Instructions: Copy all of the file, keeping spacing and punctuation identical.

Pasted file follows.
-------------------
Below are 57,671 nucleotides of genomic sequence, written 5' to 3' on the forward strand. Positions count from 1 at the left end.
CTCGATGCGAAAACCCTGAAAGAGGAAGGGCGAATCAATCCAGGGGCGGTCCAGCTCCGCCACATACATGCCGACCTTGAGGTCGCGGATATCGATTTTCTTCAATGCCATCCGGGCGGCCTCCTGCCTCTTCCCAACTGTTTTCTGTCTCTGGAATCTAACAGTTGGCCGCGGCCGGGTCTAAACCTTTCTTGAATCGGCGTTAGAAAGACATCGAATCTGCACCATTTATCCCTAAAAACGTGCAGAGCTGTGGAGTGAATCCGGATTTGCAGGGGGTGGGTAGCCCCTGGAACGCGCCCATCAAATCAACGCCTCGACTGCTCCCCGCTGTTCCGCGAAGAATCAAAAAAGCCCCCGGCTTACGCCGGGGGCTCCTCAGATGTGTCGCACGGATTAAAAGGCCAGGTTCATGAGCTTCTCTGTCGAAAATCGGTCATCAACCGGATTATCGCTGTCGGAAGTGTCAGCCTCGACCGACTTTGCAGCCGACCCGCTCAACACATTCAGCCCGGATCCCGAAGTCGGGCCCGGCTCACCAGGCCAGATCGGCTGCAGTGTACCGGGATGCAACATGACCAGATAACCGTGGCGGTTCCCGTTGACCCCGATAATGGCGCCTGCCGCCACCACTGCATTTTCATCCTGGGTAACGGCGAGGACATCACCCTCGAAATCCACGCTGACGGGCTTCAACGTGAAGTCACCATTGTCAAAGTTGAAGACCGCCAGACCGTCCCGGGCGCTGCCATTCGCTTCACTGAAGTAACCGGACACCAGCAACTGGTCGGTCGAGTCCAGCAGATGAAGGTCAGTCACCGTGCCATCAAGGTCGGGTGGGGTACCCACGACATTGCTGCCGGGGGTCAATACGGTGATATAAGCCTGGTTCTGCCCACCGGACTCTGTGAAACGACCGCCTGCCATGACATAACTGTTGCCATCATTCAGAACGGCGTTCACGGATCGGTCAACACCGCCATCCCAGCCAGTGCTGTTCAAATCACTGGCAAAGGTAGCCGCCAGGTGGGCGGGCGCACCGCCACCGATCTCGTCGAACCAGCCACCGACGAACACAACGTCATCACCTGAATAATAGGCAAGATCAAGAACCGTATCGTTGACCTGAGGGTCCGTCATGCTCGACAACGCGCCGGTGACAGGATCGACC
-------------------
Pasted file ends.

Below are 57,671 nucleotides of genomic sequence, written 5' to 3' on the forward strand. Positions count from 1 at the left end.
CTCGATGCGAAAACCCTGAAAGAGGAAGGGCGAATCAATCCAGGGGCGGTCCAGCTCCGCCACATACATGCCGACCTTGAGGTCGCGGATATCGATTTTCTTCAATGCCATCCGGGCGGCCTCCTGCCTCTTCCCAACTGTTTTCTGTCTCTGGAATCTAACAGTTGGCCGCGGCCGGGTCTAAACCTTTCTTGAATCGGCGTTAGAAAGACATCGAATCTGCACCATTTATCCCTAAAAACGTGCAGAGCTGTGGAGTGAATCCGGATTTGCAGGGGGTGGGTAGCCCCTGGAACGCGCCCATCAAATCAACGCCTCGACTGCTCCCCGCTGTTCCGCGAAGAATCAAAAAAGCCCCCGGCTTACGCCGGGGGCTCCTCAGATGTGTCGCACGGATTAAAAGGCCAGGTTCATGAGCTTCTCTGTCGAAAATCGGTCATCAACCGGATTATCGCTGTCGGAAGTGTCAGCCTCGACCGACTTTGCAGCCGACCCGCTCAACACATTCAGCCCGGATCCCGAAGTCGGGCCCGGCTCACCAGGCCAGATCGGCTGCAGTGTACCGGGATGCAACATGACCAGATAACCGTGGCGGTTCCCGTTGACCCCGATAATGGCGCCTGCCGCCACCACTGCATTTTCATCCTGGGTAACGGCGAGGACATCACCCTCGAAATCCACGCTGACGGGCTTCAACGTGAAGTCACCATTGTCAAAGTTGAAGACCGCCAGACCGTCCCGGGCGCTGCCATTCGCTTCACTGAAGTAACCGGACACCAGCAACTGGTCGGTCGAGTCCAGCAGATGAAGGTCAGTCACCGTGCCATCAAGGTCGGGTGGGGTACCCACGACATTGCTGCCGGGGGTCAATACGGTGATATAAGCCTGGTTCTGCCCACCGGACTCTGTGAAACGACCGCCTGCCATGACATAACTGTTGCCATCATTCAGAACGGCGTTCACGGATCGGTCAACACCGCCATCCCAGCCAGTGCTGTTCAAATCACTGGCAAAGGTAGCCGCCAGGTGGGCGGGCGCACCGCCACCGATCTCGTCGAACCAGCCACCGACGAACACAACGTCATCACCTGAATAATAGGCAAGATCAAGAACCGTATCGTTGACCTGAGGGTCCGTCATGCTCGACAACGCGCCGGTGACAGGATCGACC